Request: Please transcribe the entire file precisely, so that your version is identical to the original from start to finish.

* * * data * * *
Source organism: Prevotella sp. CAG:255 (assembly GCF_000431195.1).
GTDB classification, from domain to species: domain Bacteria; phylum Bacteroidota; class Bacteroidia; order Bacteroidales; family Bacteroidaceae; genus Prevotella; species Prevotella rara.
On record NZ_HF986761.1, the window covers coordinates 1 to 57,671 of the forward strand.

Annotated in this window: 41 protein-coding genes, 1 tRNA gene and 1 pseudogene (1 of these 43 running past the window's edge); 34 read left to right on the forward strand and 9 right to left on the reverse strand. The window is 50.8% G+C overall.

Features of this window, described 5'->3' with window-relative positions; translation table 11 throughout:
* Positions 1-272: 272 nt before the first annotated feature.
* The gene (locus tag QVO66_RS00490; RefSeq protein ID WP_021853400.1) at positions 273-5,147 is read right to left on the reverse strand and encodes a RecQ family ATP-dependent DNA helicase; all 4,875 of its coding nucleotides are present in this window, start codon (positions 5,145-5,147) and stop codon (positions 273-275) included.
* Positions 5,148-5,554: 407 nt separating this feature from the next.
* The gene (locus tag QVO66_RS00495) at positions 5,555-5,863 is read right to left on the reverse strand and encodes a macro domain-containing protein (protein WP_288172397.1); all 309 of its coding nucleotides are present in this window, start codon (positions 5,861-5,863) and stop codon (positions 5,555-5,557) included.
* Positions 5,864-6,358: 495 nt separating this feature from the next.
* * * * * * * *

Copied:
Source organism: Prevotella sp. CAG:255 (assembly GCF_000431195.1).
GTDB classification, from domain to species: domain Bacteria; phylum Bacteroidota; class Bacteroidia; order Bacteroidales; family Bacteroidaceae; genus Prevotella; species Prevotella rara.
On record NZ_HF986761.1, the window covers coordinates 1 to 57,671 of the forward strand.

Annotated in this window: 41 protein-coding genes, 1 tRNA gene and 1 pseudogene (1 of these 43 running past the window's edge); 34 read left to right on the forward strand and 9 right to left on the reverse strand. The window is 50.8% G+C overall.

Features of this window, described 5'->3' with window-relative positions; translation table 11 throughout:
* Positions 1-272: 272 nt before the first annotated feature.
* The gene (locus tag QVO66_RS00490; RefSeq protein ID WP_021853400.1) at positions 273-5,147 is read right to left on the reverse strand and encodes a RecQ family ATP-dependent DNA helicase; all 4,875 of its coding nucleotides are present in this window, start codon (positions 5,145-5,147) and stop codon (positions 273-275) included.
* Positions 5,148-5,554: 407 nt separating this feature from the next.
* The gene (locus tag QVO66_RS00495) at positions 5,555-5,863 is read right to left on the reverse strand and encodes a macro domain-containing protein (protein WP_288172397.1); all 309 of its coding nucleotides are present in this window, start codon (positions 5,861-5,863) and stop codon (positions 5,555-5,557) included.
* Positions 5,864-6,358: 495 nt separating this feature from the next.